September Olive Oil & Balsamic Sale Recipes

We feature each month a select few of our olive oils and balsamics to offer at a special price. This month we’re highlighting our Basil Olive Oil, Honey Ginger Balsamic and our Pomegranate Balsamic. Stock up now in the store or order them online!

Fire-Roasted Tomato & Roasted Butternut Squash Soup with Basil Oil
Fire-Roasted Tomato & Roasted Butternut Squash Soup with Sigona’s Basil Oil

Fire-Roasted Tomato & Roasted Butternut Squash Soup with Basil Oil

Fall is coming, ya’ll! Time to bust out the comfort clothes and recipes. It’s simple to fire-roast your own tomatoes, but if you run out of time, you can pick up a can of Muir Glen crushed or diced fire-roasted tomatoes, available at Sigona’s! This soup is perfect with a chunk of crusty bread. You can even use this as a pizza or marinara sauce, if you’d like! Serves 4.


  • Half of a 2 1/2 to 3 lb. butternut squash, seeded
  • 2 Tbsp Sigona’s Basil Oil, plus more for drizzling
  • Flaky salt, to taste
  • Black pepper, to taste
  • About 1/8 tsp cinnamon
  • About 1/8 tsp chili powder
  • Half a large yellow onion, diced
  • 2 to 3 cloves garlic, minced
  • 18 to 20 Roma tomatoes (or about 2 lb. of another variety), or a 28 oz. can of crushed, fire-roasted tomatoes
  • 1 1/2 to 2 cups vegetable broth

For serving:

  • Shaved Parmigiano Reggiano
  • Crusty bread, such as a locally made loaf by Midwife & The Baker

Directions: Preheat the oven to 375°F. With a fork, poke holes in the cut side of the squash. Brush the cut side with 1 tablespoon of the basil oil. Sprinkle with salt, pepper, cinnamon and chili powder. Place on a baking tray, cut side up, and roast for 45 minutes to an hour, or until the center of the squash is fork tender. Allow to cool to about room temperature.

If fire-roasting your own tomatoes, preheat an outdoor grill over medium heat. Brush the grates with oil and add the tomatoes. Grill, covered, over medium heat, rotating the tomatoes every 8 to 9 minutes or until all sides are charred and roasted. Remove to a bowl and cover with foil for about 5 to 10 minutes. Remove the skins and discard. Set tomatoes aside.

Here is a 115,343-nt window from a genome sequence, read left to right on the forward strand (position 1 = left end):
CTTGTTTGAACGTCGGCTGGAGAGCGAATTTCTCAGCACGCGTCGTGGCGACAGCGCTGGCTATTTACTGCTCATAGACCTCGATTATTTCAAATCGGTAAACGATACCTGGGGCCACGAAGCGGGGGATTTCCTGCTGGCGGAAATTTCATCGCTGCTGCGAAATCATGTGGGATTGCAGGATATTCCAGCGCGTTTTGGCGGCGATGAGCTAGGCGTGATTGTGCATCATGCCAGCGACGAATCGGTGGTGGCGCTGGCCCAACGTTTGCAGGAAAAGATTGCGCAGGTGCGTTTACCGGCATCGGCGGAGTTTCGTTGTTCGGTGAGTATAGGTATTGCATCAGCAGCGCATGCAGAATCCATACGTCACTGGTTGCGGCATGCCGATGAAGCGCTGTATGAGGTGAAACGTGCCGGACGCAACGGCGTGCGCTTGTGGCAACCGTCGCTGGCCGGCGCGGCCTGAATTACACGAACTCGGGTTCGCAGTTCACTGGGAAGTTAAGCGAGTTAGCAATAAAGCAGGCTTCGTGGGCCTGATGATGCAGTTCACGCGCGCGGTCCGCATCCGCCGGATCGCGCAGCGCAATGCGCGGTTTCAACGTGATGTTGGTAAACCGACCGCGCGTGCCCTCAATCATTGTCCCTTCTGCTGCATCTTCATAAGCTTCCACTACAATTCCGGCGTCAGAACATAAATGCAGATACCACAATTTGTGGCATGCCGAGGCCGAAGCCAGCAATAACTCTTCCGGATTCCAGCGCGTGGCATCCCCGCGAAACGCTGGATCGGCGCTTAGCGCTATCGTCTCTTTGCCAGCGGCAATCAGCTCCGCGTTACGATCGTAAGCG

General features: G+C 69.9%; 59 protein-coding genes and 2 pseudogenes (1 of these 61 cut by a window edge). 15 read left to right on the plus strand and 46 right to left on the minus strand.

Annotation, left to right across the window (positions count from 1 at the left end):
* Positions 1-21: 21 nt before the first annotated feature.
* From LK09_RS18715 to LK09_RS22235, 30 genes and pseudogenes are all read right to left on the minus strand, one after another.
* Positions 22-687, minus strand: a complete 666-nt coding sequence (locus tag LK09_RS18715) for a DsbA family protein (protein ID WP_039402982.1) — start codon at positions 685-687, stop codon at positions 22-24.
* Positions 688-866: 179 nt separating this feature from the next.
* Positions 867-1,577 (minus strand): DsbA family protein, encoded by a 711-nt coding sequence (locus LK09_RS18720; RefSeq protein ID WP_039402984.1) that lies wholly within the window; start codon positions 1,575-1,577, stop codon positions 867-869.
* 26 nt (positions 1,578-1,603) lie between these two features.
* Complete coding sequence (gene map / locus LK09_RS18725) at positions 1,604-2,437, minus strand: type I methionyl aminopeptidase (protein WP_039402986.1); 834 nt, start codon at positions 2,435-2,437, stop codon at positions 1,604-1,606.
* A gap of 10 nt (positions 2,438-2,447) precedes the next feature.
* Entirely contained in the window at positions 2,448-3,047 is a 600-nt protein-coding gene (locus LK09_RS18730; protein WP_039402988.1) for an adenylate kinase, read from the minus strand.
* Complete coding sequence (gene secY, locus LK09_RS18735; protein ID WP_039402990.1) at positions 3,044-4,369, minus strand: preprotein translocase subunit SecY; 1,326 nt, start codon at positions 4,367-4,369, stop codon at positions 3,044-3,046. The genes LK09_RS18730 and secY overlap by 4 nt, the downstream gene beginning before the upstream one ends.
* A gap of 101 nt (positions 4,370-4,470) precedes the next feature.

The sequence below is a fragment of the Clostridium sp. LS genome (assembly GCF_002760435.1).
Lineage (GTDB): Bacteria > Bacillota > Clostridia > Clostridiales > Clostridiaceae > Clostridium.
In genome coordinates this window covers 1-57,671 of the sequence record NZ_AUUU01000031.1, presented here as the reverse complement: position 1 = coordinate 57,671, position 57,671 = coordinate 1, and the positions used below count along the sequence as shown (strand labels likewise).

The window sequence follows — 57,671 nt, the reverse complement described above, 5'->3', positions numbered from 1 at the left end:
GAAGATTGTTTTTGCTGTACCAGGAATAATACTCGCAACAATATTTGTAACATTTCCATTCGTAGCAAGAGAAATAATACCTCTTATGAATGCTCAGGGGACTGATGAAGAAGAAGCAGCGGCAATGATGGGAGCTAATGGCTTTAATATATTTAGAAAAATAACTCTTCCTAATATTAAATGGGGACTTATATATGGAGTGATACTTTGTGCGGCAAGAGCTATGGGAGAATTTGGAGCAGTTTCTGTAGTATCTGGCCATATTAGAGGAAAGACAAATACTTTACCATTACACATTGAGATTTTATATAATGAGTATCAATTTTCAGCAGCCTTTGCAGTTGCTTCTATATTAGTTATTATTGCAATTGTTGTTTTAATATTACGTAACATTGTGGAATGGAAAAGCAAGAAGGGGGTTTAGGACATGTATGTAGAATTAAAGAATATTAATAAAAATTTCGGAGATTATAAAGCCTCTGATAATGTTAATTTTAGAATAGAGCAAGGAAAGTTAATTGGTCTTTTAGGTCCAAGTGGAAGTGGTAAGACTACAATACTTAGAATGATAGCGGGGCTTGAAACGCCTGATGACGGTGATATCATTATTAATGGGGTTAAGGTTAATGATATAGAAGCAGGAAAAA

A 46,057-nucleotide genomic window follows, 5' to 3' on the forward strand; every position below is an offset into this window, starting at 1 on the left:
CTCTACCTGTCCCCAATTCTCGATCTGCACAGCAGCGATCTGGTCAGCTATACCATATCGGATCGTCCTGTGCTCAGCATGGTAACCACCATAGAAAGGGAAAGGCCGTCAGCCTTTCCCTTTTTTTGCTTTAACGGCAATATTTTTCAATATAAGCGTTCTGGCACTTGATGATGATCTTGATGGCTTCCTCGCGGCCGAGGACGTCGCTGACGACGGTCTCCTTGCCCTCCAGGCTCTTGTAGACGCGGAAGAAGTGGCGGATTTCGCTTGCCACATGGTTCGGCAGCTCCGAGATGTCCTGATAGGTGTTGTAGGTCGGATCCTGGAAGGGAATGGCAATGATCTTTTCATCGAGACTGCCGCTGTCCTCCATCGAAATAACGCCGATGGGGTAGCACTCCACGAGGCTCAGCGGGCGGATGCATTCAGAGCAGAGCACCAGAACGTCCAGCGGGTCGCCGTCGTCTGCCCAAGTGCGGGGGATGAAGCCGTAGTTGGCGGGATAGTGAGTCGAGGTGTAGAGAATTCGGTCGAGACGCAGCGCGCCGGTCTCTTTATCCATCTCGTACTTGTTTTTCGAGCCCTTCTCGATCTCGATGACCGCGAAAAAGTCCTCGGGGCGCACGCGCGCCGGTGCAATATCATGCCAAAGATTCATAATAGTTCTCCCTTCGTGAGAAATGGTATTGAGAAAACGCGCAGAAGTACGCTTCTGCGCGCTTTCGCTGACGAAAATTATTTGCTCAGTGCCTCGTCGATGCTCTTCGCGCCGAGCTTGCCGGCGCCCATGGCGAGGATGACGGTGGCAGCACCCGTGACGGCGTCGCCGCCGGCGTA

Heat remaining olive oil in a large soup pot over medium heat. Add onions and sauté until translucent. Add garlic and cook until fragrant, about 30 seconds. Place the onion mixture along with the tomatoes, canned or DIY, in a food processor (working in batches if necessary) and puree until smooth (a little chunky is ok). Return mixture to the soup pot over low heat.

Scoop butternut squash out from its shell. Add squash and 1/2 cup of broth in a food processor and process until smooth (add a little more broth if necessary). Add squash puree and remaining broth to the soup pot.

Bring mixture to a boil over high heat; reduce to a simmer. Cover and simmer for 20 minutes, stirring occasionally. Add more broth if desired.

To serve, ladle into bowls, drizzle each individual serving with a teaspoon of basil oil and top with shaved parmesan. Serve with crusty bread for dipping.

Rice Noodle Salad with Red Argentine Shrimp (or Tofu) and a Honey Ginger & Basil Vinaigrette
Rice Noodle Salad with Red Argentine Shrimp (or Tofu) and a Honey Ginger & Basil Vinaigrette

Rice Noodle Salad with Red Argentine Shrimp (or Tofu) and a Honey Ginger & Basil Vinaigrette

This salad is simply bursting with flavors and color. If you want to go the vegetarian route, use tofu and up the measurements of the veggies and fruits. Red Argentine shrimp are fantastic – they have a lobster-like texture and cook up in just minutes. Adapted from The Olive Oil & Vinegar Lover’s Cookbook. Serves 4 to 6.


  • 2/3 cup Sigona’s Basil Oil, divided
  • 2 limes; one zested and juiced, the other sliced into wedges
  • A pinch of red pepper flakes
  • 20 to 24 red Argentine shrimp, shelled and deveined OR about 14 oz. extra firm tofu, cubed*
  • **Cornstarch, if using tofu
  • 1 large carrot, cut into 3” long matchsticks